Things could have gotten awkward between Howard Stern and David Letterman during the former's appearance on Letterman's "My Next Guest Needs No Introduction," but age and therapy have softened some of Stern's edginess. Whereas he might have lashed out inappropriately in his younger years, the 64-year-old shock jock now takes full responsibility for the tension that lingered between the two men for years.
One-time fast friends, Stern and Letterman found themselves embroiled in a bitter feud for many years. "I was just a young man full of rage and I was angry," Stern told Letterman. "I was angry with you, that you were on television, that you had an audience. There was no rhyme or reason to it. I could not love anyone, I couldn't respect anyone, I just thought this was who I was."
Stern attributes his evolution in part to simply growing up as he grew older, but even moreso he says that it was therapy that really helped him to look at the world in a new way. When Letterman asked him if a lot of that was a lack of self-esteem, Stern agreed, adding, "And I think just really a lack of self-examination. I think through psychotherapy I started to fall in love with life a little bit. I started to appreciate what was good."
A big part of that was his relationship with Letterman, which goes back decades now. Letterman and Stern used to be good friends, and would often get together with their wives and hang out. They shared intimate conversations about very real things over the telephone. Things took a turn, though, when Stern started talking about some of those conversations on his radio show. Understandably, Letterman wasn't happy about that at all.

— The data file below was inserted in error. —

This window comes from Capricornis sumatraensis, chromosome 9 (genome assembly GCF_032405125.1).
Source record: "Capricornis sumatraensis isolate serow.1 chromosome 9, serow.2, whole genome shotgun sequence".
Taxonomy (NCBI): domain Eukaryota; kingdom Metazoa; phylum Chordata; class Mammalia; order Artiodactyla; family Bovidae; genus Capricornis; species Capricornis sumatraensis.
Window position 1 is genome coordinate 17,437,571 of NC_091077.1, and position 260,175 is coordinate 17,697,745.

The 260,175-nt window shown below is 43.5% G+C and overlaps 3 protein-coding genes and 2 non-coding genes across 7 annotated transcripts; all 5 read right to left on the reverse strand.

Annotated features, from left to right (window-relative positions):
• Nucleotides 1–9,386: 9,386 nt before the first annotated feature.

"Words had no meaning to me. Words didn't hurt," Stern explained of how he justified some of the shocking things he would spout off about. "Of course, they hurt me if somebody says something bad, but as far as I was concerned, 'Oh everything's a joke. Words don't mean anything.'"
It was with that logic, that Stern made many enemies through his years on the radio, and blew up plenty of relationships, including his friendship with Letterman. "I had betrayed your trust and I was ashamed," he said.
Part of that was ambition, which the man both admitted shaped their earlier lives in negative ways. Both of them were so determined to succeed in their respective careers, they weren't present for their wives or families in the ways that they should have been. For Letterman, it was the birth of his son in 2003 that helped him reevaluate what was important. Stern found that through therapy.
"What about Beth? Was she an influence in some of this?" Letterman asked.
"I couldn't have been in a relationship with Beth until I'd opened up, because I wouldn't have been a good husband," Stern said, referring to his current wife. "I didn't want to screw it up again."
"My Next Guest Needs No Introduction with David Letterman" is a long-form discussion series featuring Letterman enjoying in-depth conversations with various people of interest from all walks of life, including Barack Obama, George Clooney, Malala Yousafzi, Jay-Z and Tina Fey. The season finale, featuring Howard Stern, is available for streaming on Netflix beginning Thursday, May 31.